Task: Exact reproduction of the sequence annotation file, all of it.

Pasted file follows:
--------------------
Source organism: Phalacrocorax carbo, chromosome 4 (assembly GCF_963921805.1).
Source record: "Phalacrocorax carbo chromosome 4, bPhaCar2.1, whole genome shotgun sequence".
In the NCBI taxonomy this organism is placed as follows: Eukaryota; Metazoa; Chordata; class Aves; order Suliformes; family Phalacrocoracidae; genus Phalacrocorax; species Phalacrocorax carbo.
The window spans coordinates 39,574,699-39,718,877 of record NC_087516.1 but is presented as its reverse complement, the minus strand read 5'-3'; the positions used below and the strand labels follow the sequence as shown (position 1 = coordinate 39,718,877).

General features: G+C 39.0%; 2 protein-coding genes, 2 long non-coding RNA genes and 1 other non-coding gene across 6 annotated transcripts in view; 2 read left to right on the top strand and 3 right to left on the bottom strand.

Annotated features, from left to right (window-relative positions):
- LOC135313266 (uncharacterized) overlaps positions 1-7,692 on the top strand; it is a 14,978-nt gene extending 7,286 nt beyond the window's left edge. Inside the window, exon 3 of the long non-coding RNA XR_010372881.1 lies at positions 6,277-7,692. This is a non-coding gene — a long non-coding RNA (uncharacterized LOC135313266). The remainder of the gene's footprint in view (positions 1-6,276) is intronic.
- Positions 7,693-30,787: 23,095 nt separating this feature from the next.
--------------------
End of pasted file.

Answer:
Source organism: Phalacrocorax carbo, chromosome 4 (assembly GCF_963921805.1).
Source record: "Phalacrocorax carbo chromosome 4, bPhaCar2.1, whole genome shotgun sequence".
In the NCBI taxonomy this organism is placed as follows: Eukaryota; Metazoa; Chordata; class Aves; order Suliformes; family Phalacrocoracidae; genus Phalacrocorax; species Phalacrocorax carbo.
The window spans coordinates 39,574,699-39,718,877 of record NC_087516.1 but is presented as its reverse complement, the minus strand read 5'-3'; the positions used below and the strand labels follow the sequence as shown (position 1 = coordinate 39,718,877).

General features: G+C 39.0%; 2 protein-coding genes, 2 long non-coding RNA genes and 1 other non-coding gene across 6 annotated transcripts in view; 2 read left to right on the top strand and 3 right to left on the bottom strand.

Annotated features, from left to right (window-relative positions):
- LOC135313266 (uncharacterized) overlaps positions 1-7,692 on the top strand; it is a 14,978-nt gene extending 7,286 nt beyond the window's left edge. Inside the window, exon 3 of the long non-coding RNA XR_010372881.1 lies at positions 6,277-7,692. This is a non-coding gene — a long non-coding RNA (uncharacterized LOC135313266). The remainder of the gene's footprint in view (positions 1-6,276) is intronic.
- Positions 7,693-30,787: 23,095 nt separating this feature from the next.